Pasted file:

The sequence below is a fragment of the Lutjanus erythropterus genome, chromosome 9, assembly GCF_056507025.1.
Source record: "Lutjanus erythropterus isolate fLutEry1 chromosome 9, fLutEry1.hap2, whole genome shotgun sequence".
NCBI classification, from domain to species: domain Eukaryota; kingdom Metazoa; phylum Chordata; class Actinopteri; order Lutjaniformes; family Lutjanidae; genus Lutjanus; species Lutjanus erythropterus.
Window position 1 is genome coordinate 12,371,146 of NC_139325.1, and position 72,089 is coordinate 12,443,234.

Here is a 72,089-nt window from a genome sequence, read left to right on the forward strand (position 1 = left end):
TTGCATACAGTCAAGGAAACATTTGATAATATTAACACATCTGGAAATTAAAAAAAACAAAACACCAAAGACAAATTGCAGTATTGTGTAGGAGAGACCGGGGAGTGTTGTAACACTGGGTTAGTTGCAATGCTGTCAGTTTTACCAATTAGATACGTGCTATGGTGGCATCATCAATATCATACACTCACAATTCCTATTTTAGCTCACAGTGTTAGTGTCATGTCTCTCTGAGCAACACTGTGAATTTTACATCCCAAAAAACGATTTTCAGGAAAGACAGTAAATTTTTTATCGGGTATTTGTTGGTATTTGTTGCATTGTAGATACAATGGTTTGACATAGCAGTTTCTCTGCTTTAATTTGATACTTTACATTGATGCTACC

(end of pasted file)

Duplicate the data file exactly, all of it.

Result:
The sequence below is a fragment of the Lutjanus erythropterus genome, chromosome 9, assembly GCF_056507025.1.
Source record: "Lutjanus erythropterus isolate fLutEry1 chromosome 9, fLutEry1.hap2, whole genome shotgun sequence".
NCBI classification, from domain to species: domain Eukaryota; kingdom Metazoa; phylum Chordata; class Actinopteri; order Lutjaniformes; family Lutjanidae; genus Lutjanus; species Lutjanus erythropterus.
Window position 1 is genome coordinate 12,371,146 of NC_139325.1, and position 72,089 is coordinate 12,443,234.

Here is a 72,089-nt window from a genome sequence, read left to right on the forward strand (position 1 = left end):
TTGCATACAGTCAAGGAAACATTTGATAATATTAACACATCTGGAAATTAAAAAAAACAAAACACCAAAGACAAATTGCAGTATTGTGTAGGAGAGACCGGGGAGTGTTGTAACACTGGGTTAGTTGCAATGCTGTCAGTTTTACCAATTAGATACGTGCTATGGTGGCATCATCAATATCATACACTCACAATTCCTATTTTAGCTCACAGTGTTAGTGTCATGTCTCTCTGAGCAACACTGTGAATTTTACATCCCAAAAAACGATTTTCAGGAAAGACAGTAAATTTTTTATCGGGTATTTGTTGGTATTTGTTGCATTGTAGATACAATGGTTTGACATAGCAGTTTCTCTGCTTTAATTTGATACTTTACATTGATGCTACC